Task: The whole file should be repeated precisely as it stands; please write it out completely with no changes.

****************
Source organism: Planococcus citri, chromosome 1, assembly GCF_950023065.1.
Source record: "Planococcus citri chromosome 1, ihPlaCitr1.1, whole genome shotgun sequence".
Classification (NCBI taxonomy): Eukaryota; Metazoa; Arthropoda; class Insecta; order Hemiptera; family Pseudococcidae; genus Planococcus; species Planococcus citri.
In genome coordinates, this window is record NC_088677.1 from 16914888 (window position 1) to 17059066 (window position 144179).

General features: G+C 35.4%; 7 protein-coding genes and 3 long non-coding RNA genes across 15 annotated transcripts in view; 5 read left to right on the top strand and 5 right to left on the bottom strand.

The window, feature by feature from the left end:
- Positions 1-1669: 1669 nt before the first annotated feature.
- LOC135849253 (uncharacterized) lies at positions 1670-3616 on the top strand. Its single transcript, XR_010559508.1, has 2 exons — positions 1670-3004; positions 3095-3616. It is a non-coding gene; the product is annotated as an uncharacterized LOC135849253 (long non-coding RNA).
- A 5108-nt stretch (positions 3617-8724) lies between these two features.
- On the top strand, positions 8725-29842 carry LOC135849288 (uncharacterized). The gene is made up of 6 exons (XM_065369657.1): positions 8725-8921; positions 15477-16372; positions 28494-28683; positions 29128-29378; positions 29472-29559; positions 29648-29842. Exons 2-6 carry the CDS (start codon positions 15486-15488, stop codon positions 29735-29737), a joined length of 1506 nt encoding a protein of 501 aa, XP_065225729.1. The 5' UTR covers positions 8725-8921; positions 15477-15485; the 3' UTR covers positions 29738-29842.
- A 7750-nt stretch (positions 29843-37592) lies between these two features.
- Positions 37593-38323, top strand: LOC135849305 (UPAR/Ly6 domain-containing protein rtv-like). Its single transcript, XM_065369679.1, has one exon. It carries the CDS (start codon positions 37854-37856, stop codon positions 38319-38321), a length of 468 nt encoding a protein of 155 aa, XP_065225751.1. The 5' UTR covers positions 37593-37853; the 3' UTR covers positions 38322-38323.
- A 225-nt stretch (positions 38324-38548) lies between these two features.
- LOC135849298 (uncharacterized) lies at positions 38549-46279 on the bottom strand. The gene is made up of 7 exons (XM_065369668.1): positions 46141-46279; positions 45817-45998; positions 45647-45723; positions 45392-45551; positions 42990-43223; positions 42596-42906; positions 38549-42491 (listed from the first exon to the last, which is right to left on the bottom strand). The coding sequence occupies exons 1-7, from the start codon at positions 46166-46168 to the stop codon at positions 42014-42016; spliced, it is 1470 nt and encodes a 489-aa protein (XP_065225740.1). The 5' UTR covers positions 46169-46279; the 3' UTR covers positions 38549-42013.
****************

Source organism: Planococcus citri, chromosome 1, assembly GCF_950023065.1.
Source record: "Planococcus citri chromosome 1, ihPlaCitr1.1, whole genome shotgun sequence".
Classification (NCBI taxonomy): Eukaryota; Metazoa; Arthropoda; class Insecta; order Hemiptera; family Pseudococcidae; genus Planococcus; species Planococcus citri.
In genome coordinates, this window is record NC_088677.1 from 16914888 (window position 1) to 17059066 (window position 144179).

General features: G+C 35.4%; 7 protein-coding genes and 3 long non-coding RNA genes across 15 annotated transcripts in view; 5 read left to right on the top strand and 5 right to left on the bottom strand.

The window, feature by feature from the left end:
- Positions 1-1669: 1669 nt before the first annotated feature.
- LOC135849253 (uncharacterized) lies at positions 1670-3616 on the top strand. Its single transcript, XR_010559508.1, has 2 exons — positions 1670-3004; positions 3095-3616. It is a non-coding gene; the product is annotated as an uncharacterized LOC135849253 (long non-coding RNA).
- A 5108-nt stretch (positions 3617-8724) lies between these two features.
- On the top strand, positions 8725-29842 carry LOC135849288 (uncharacterized). The gene is made up of 6 exons (XM_065369657.1): positions 8725-8921; positions 15477-16372; positions 28494-28683; positions 29128-29378; positions 29472-29559; positions 29648-29842. Exons 2-6 carry the CDS (start codon positions 15486-15488, stop codon positions 29735-29737), a joined length of 1506 nt encoding a protein of 501 aa, XP_065225729.1. The 5' UTR covers positions 8725-8921; positions 15477-15485; the 3' UTR covers positions 29738-29842.
- A 7750-nt stretch (positions 29843-37592) lies between these two features.
- Positions 37593-38323, top strand: LOC135849305 (UPAR/Ly6 domain-containing protein rtv-like). Its single transcript, XM_065369679.1, has one exon. It carries the CDS (start codon positions 37854-37856, stop codon positions 38319-38321), a length of 468 nt encoding a protein of 155 aa, XP_065225751.1. The 5' UTR covers positions 37593-37853; the 3' UTR covers positions 38322-38323.
- A 225-nt stretch (positions 38324-38548) lies between these two features.
- LOC135849298 (uncharacterized) lies at positions 38549-46279 on the bottom strand. The gene is made up of 7 exons (XM_065369668.1): positions 46141-46279; positions 45817-45998; positions 45647-45723; positions 45392-45551; positions 42990-43223; positions 42596-42906; positions 38549-42491 (listed from the first exon to the last, which is right to left on the bottom strand). The coding sequence occupies exons 1-7, from the start codon at positions 46166-46168 to the stop codon at positions 42014-42016; spliced, it is 1470 nt and encodes a 489-aa protein (XP_065225740.1). The 5' UTR covers positions 46169-46279; the 3' UTR covers positions 38549-42013.